OK. DOWN THE HATCH.Gross. I hope this works. Hey there health nuts and internet crazers,Trace here for DNews. There are broad claims regarding the efficacy of apple cider vinegar’spower to curb appetite, burn fat, cure rashes, stop heartburn, bring down fever, and cureasthma, treat wounds, reduce the effects of aging, and even cure diseases like cancer!Is this a miracle drug?! No. It’s not. But… that doesn’t mean it’s bunk.what is ithow it’s made Vinegar is a derivative of alcoholic beverages.To make their bottled delights, winemakers ferment grapes with yeast. The yeast eat sugarfrom the grapes and poop out alcohol! Yum!

To make vinegar is the same, but acetobacterbacteria is added to wine! The bacteria eats the alcohol and poops out acetic acid. Aceticacid is what make vinegar, vinegar! The word vinegar comes from French for sour wine, althoughit can be made from wine, beer, rice, or other fermentables like wood. Apple cider vinegaris made with you guessed it, double fermented apple cider. Apples to hard cider to applecider vinegar. Personal note: why did y’all mess up a good thing?what’s special about it? According to the USDA apple cider vinegarcontains none of the vitamins A, B6, C, E, or K, and no niacin, riboflavin, thiamin,pantothenic acid or folate. What it DOES contain,

according to the FDA, is a minimum of 4% aceticacid, and a lot of water. This means vinegar (or acetic acid) likely won’t make you thinner,and there’s no scientific support of it as a skin toner. And when Medscape General Medicine conducteda review of the research on vinegar, they found it was not recommended as an antiinfectiousmedicine orally or topically, and probably doesn’t fight hypertension. And in terms ofits cancerfighting claims, while it did shrink leukemia cells and tumors in lab experiments,but that affect hasn’t been shown in humans at all.does acetic acid have any special properties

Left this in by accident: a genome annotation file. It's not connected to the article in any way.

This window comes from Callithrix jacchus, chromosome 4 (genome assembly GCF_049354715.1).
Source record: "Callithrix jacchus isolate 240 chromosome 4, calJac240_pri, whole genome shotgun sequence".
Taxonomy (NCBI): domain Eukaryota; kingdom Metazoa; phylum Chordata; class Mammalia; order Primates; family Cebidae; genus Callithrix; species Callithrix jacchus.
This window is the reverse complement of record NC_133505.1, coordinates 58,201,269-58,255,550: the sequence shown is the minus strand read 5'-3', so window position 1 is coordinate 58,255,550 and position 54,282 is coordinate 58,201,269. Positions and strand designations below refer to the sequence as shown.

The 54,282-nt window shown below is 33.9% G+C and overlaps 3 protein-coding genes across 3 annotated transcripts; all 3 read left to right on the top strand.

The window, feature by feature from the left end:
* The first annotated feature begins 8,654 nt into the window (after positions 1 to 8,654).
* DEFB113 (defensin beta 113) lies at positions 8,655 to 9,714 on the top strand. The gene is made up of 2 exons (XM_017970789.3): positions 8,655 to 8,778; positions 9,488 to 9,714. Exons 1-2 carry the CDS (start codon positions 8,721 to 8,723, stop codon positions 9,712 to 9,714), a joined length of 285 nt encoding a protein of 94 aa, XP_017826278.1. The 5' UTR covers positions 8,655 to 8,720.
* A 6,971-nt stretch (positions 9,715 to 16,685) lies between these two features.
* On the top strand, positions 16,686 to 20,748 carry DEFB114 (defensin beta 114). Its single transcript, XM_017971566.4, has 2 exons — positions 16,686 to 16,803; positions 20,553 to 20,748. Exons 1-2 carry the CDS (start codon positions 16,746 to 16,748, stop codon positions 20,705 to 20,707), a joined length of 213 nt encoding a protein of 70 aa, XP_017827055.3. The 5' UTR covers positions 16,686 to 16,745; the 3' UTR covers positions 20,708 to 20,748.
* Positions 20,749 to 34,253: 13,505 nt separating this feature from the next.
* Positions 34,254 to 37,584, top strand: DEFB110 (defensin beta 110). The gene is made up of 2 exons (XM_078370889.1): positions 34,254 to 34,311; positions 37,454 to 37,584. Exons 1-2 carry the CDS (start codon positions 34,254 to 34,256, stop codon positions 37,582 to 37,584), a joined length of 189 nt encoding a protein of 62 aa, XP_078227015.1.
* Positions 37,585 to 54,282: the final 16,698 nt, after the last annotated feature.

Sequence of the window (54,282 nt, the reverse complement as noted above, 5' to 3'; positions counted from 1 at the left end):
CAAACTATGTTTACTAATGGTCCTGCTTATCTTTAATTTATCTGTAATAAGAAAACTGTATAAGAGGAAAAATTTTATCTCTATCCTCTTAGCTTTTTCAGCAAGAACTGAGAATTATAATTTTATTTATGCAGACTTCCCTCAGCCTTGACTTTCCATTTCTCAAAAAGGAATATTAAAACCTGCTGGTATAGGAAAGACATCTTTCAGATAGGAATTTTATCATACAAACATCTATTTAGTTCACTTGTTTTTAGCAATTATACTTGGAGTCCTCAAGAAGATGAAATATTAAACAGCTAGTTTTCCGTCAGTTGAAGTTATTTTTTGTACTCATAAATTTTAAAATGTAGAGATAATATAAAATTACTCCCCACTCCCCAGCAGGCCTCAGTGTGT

(yes)Now a 2015 study in PlosONE did find small concentrations of acetic acid can help reducebacterial growth on surfaces and PubChem lists acetic acid as having mild antibacterial andantifungal properties, which is why vinegar can be used as a mild household cleanser…But putting vinegar on your face is probably not the best idea. Pimples are bacterial infectionsof the sebaceous glands, so it might decrease bacterial load there. However, it’s not recommendedby any real scientific research. Though, I did find a 1916 book for nurses that recommendedvinegar as a treatment for acne, but it also advised putting mercury on your face.so what about ingesting vinegar?

Drinking vinegar was studied far more often.Acids are known boosters of mineral absorption, so a tiny bit of vinegar on a green leafysalad can help our digestive systems absorb more calcium from the leaves than we wouldnaturally! And, a 2004 study of 11 people with Type 2 diabetes found when participantsconsumed a tiny bit of vinegar they had higher sensitivity to insulin that’s a good thing.And though this study was too small to generalize to all humans, research is ongoing and isreally positive! The thing is, don’t drink too much. Vinegar is an acid and will damagethe throat and stomach lining and erode teeth. There’s a reason it’s diluted. And speakingof deluded… if you leave vinegar alone,